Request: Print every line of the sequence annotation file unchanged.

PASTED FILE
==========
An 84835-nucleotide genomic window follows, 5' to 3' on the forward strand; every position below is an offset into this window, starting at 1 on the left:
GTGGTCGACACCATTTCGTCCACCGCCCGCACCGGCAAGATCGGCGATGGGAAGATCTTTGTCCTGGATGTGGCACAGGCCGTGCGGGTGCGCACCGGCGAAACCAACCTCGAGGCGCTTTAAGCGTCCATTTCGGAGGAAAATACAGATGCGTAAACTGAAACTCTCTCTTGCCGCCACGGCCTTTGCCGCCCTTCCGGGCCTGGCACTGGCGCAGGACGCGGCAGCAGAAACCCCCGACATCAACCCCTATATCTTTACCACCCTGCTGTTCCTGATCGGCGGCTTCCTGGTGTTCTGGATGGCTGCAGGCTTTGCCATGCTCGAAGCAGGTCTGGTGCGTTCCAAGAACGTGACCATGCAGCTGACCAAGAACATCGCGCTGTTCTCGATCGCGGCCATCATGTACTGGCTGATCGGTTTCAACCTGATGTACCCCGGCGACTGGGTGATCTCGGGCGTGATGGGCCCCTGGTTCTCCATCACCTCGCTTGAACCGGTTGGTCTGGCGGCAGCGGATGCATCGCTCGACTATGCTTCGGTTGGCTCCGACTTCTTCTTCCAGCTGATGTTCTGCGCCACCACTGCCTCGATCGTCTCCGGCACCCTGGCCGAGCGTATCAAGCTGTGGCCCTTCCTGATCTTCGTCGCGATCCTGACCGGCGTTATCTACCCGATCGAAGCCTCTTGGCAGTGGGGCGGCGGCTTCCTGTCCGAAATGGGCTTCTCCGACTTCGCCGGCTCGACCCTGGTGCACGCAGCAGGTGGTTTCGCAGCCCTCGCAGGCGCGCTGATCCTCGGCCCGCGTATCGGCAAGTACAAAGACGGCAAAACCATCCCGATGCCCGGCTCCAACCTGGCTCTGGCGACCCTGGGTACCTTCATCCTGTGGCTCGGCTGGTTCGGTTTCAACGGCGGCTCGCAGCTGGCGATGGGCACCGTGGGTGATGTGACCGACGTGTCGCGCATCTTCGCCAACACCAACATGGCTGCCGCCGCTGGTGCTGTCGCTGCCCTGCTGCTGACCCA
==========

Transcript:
An 84835-nucleotide genomic window follows, 5' to 3' on the forward strand; every position below is an offset into this window, starting at 1 on the left:
GTGGTCGACACCATTTCGTCCACCGCCCGCACCGGCAAGATCGGCGATGGGAAGATCTTTGTCCTGGATGTGGCACAGGCCGTGCGGGTGCGCACCGGCGAAACCAACCTCGAGGCGCTTTAAGCGTCCATTTCGGAGGAAAATACAGATGCGTAAACTGAAACTCTCTCTTGCCGCCACGGCCTTTGCCGCCCTTCCGGGCCTGGCACTGGCGCAGGACGCGGCAGCAGAAACCCCCGACATCAACCCCTATATCTTTACCACCCTGCTGTTCCTGATCGGCGGCTTCCTGGTGTTCTGGATGGCTGCAGGCTTTGCCATGCTCGAAGCAGGTCTGGTGCGTTCCAAGAACGTGACCATGCAGCTGACCAAGAACATCGCGCTGTTCTCGATCGCGGCCATCATGTACTGGCTGATCGGTTTCAACCTGATGTACCCCGGCGACTGGGTGATCTCGGGCGTGATGGGCCCCTGGTTCTCCATCACCTCGCTTGAACCGGTTGGTCTGGCGGCAGCGGATGCATCGCTCGACTATGCTTCGGTTGGCTCCGACTTCTTCTTCCAGCTGATGTTCTGCGCCACCACTGCCTCGATCGTCTCCGGCACCCTGGCCGAGCGTATCAAGCTGTGGCCCTTCCTGATCTTCGTCGCGATCCTGACCGGCGTTATCTACCCGATCGAAGCCTCTTGGCAGTGGGGCGGCGGCTTCCTGTCCGAAATGGGCTTCTCCGACTTCGCCGGCTCGACCCTGGTGCACGCAGCAGGTGGTTTCGCAGCCCTCGCAGGCGCGCTGATCCTCGGCCCGCGTATCGGCAAGTACAAAGACGGCAAAACCATCCCGATGCCCGGCTCCAACCTGGCTCTGGCGACCCTGGGTACCTTCATCCTGTGGCTCGGCTGGTTCGGTTTCAACGGCGGCTCGCAGCTGGCGATGGGCACCGTGGGTGATGTGACCGACGTGTCGCGCATCTTCGCCAACACCAACATGGCTGCCGCCGCTGGTGCTGTCGCTGCCCTGCTGCTGACCCA